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1 in 2 of us will be diagnosed with cancer by age 85.
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Paving the way for the next generation of cancer researchers

For Ashleigh Poh, a summer internship has led to a meaningful career working on and leading cancer research projects. She is one of almost 90 researchers over the past 20 years who got their start through our Summer Vacation Studentships program.   

“I had an interest in research but didn’t know what I wanted to pursue after graduating and this opportunity came up for a studentship,” says Ashleigh.

Ashleigh Poh

“I applied at the Ludwig Institute of Cancer Research and found a great lab there that agreed to host me. In that project, I investigated the role of immune cells in gastrointestinal cancers.”

With the future of cancer treatment, prevention, and care dependent on nurturing the next generation of researchers, studentships are an important way to attract our best and brightest to careers in cancer research.

Ashleigh’s experience was the motivation she needed to continue in the field and ultimately complete a PhD, after which she was supported once again through a Post-Doctoral Fellowship thanks to the kind donations of our supporters.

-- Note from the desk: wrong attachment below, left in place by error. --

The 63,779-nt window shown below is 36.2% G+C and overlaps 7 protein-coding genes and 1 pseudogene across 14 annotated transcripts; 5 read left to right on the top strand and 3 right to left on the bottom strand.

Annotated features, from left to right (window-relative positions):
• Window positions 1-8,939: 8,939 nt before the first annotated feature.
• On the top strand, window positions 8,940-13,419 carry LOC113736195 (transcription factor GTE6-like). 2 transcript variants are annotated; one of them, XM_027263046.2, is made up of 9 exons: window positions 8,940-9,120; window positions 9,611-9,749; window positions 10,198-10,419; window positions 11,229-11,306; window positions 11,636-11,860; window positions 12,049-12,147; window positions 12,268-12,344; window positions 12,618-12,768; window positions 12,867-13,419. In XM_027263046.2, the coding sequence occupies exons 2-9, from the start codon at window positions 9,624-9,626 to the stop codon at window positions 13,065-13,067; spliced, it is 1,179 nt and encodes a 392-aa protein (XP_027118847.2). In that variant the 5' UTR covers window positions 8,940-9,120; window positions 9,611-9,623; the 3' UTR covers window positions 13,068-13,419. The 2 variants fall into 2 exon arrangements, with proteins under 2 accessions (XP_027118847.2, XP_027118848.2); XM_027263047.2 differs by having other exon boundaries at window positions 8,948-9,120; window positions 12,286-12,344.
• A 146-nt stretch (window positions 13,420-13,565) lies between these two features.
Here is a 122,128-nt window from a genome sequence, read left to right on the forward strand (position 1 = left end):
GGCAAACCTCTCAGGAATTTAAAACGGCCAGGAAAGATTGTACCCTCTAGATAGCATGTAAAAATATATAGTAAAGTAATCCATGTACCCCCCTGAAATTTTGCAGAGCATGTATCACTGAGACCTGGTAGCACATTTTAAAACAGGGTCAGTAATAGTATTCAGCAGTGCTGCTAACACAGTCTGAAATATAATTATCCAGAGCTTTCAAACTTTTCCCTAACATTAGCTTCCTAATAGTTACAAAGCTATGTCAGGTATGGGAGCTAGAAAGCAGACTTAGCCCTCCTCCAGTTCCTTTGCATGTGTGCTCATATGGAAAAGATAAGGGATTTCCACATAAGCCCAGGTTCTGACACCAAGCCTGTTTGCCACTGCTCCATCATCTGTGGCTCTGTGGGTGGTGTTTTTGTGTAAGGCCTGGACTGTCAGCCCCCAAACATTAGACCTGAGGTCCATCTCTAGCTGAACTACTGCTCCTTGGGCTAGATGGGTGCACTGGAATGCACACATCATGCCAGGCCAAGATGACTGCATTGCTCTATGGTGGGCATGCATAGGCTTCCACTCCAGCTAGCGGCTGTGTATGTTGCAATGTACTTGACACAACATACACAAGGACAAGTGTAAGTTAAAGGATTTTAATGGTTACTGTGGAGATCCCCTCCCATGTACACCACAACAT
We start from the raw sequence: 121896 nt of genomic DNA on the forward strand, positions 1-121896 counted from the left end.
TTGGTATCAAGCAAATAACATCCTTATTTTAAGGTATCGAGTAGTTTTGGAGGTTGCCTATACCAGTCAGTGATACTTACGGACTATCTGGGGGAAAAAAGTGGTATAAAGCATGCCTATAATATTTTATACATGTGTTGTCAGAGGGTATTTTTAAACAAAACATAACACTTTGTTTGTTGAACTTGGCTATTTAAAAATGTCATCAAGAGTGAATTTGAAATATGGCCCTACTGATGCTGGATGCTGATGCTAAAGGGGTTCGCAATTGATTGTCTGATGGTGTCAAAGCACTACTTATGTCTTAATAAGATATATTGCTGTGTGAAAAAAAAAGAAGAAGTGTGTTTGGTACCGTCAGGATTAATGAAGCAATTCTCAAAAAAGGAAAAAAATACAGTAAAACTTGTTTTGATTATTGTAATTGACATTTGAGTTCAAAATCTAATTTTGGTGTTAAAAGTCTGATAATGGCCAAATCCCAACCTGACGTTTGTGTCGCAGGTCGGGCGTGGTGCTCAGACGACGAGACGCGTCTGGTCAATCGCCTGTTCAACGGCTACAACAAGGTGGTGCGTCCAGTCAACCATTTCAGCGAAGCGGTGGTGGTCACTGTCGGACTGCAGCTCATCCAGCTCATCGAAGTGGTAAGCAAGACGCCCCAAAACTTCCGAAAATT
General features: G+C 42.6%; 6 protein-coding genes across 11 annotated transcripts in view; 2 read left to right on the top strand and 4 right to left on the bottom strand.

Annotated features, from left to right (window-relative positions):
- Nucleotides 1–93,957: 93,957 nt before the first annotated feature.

“This, I feel, launched my career as a post-doctoral researcher because it gave me the opportunity to find my area of research, and build my confidence and expertise,” says Ashleigh.

Ashleigh’s research has focussed on developing new therapies for gastro-intestinal cancers that are currently in the preclinical phase.

“During my research, I worked on this project called HCK (hematopoietic cell kinase). It's a drug target that we demonstrated has the ability to reduce the growth and spread of cancers in over nine different preclinical cancer types. And that was really exciting for us because rather than having one drug target for one cancer, this suggests that one drug target has broad applicability across many different cancer types,” says Ashleigh.

“We've benefited from a number of Cancer Council Victoria grants to continue our research. So, I'm very grateful to Cancer Council Victoria for not only funding the start of my career, but throughout different stages of my career as well.”

Gifts in Wills is an important part of this early career funding, which is ensuring the future of cancer research is well-resourced and empowered to continue making new discoveries and improving outcomes for people with cancer.

Now a project manager at Jreissati Pancreatic Centre at Epworth which provides care and treatment to people with pancreatic disease, including pancreatic cancer, Ashleigh continues to advise on research projects while taking time out of the lab to work directly with patients.

We’re excited to see the impact of our many other early career researchers in the years to come.

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